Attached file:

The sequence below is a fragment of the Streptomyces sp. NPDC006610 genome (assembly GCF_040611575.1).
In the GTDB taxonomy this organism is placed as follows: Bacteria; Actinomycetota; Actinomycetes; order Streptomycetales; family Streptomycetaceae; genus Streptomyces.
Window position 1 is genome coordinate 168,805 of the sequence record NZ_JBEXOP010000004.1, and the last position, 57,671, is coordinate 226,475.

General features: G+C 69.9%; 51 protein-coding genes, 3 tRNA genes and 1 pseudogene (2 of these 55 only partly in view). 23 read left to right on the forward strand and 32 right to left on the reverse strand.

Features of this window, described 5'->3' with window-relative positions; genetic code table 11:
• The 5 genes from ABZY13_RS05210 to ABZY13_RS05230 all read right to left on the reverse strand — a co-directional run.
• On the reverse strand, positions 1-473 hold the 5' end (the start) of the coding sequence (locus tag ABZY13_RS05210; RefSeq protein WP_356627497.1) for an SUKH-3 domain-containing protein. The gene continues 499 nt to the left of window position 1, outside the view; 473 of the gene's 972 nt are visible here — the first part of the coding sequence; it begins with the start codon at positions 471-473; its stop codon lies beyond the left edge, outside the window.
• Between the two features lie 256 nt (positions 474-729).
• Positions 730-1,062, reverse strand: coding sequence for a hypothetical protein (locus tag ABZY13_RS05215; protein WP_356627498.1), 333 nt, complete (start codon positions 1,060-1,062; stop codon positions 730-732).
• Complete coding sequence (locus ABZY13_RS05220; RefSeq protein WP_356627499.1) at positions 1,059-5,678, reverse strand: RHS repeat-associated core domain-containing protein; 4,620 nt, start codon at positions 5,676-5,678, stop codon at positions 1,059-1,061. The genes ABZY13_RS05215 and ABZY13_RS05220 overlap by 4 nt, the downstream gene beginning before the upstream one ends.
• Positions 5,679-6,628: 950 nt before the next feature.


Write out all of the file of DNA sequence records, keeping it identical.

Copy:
The sequence below is a fragment of the Streptomyces sp. NPDC006610 genome (assembly GCF_040611575.1).
In the GTDB taxonomy this organism is placed as follows: Bacteria; Actinomycetota; Actinomycetes; order Streptomycetales; family Streptomycetaceae; genus Streptomyces.
Window position 1 is genome coordinate 168,805 of the sequence record NZ_JBEXOP010000004.1, and the last position, 57,671, is coordinate 226,475.

General features: G+C 69.9%; 51 protein-coding genes, 3 tRNA genes and 1 pseudogene (2 of these 55 only partly in view). 23 read left to right on the forward strand and 32 right to left on the reverse strand.

Features of this window, described 5'->3' with window-relative positions; genetic code table 11:
• The 5 genes from ABZY13_RS05210 to ABZY13_RS05230 all read right to left on the reverse strand — a co-directional run.
• On the reverse strand, positions 1-473 hold the 5' end (the start) of the coding sequence (locus tag ABZY13_RS05210; RefSeq protein WP_356627497.1) for an SUKH-3 domain-containing protein. The gene continues 499 nt to the left of window position 1, outside the view; 473 of the gene's 972 nt are visible here — the first part of the coding sequence; it begins with the start codon at positions 471-473; its stop codon lies beyond the left edge, outside the window.
• Between the two features lie 256 nt (positions 474-729).
• Positions 730-1,062, reverse strand: coding sequence for a hypothetical protein (locus tag ABZY13_RS05215; protein WP_356627498.1), 333 nt, complete (start codon positions 1,060-1,062; stop codon positions 730-732).
• Complete coding sequence (locus ABZY13_RS05220; RefSeq protein WP_356627499.1) at positions 1,059-5,678, reverse strand: RHS repeat-associated core domain-containing protein; 4,620 nt, start codon at positions 5,676-5,678, stop codon at positions 1,059-1,061. The genes ABZY13_RS05215 and ABZY13_RS05220 overlap by 4 nt, the downstream gene beginning before the upstream one ends.
• Positions 5,679-6,628: 950 nt before the next feature.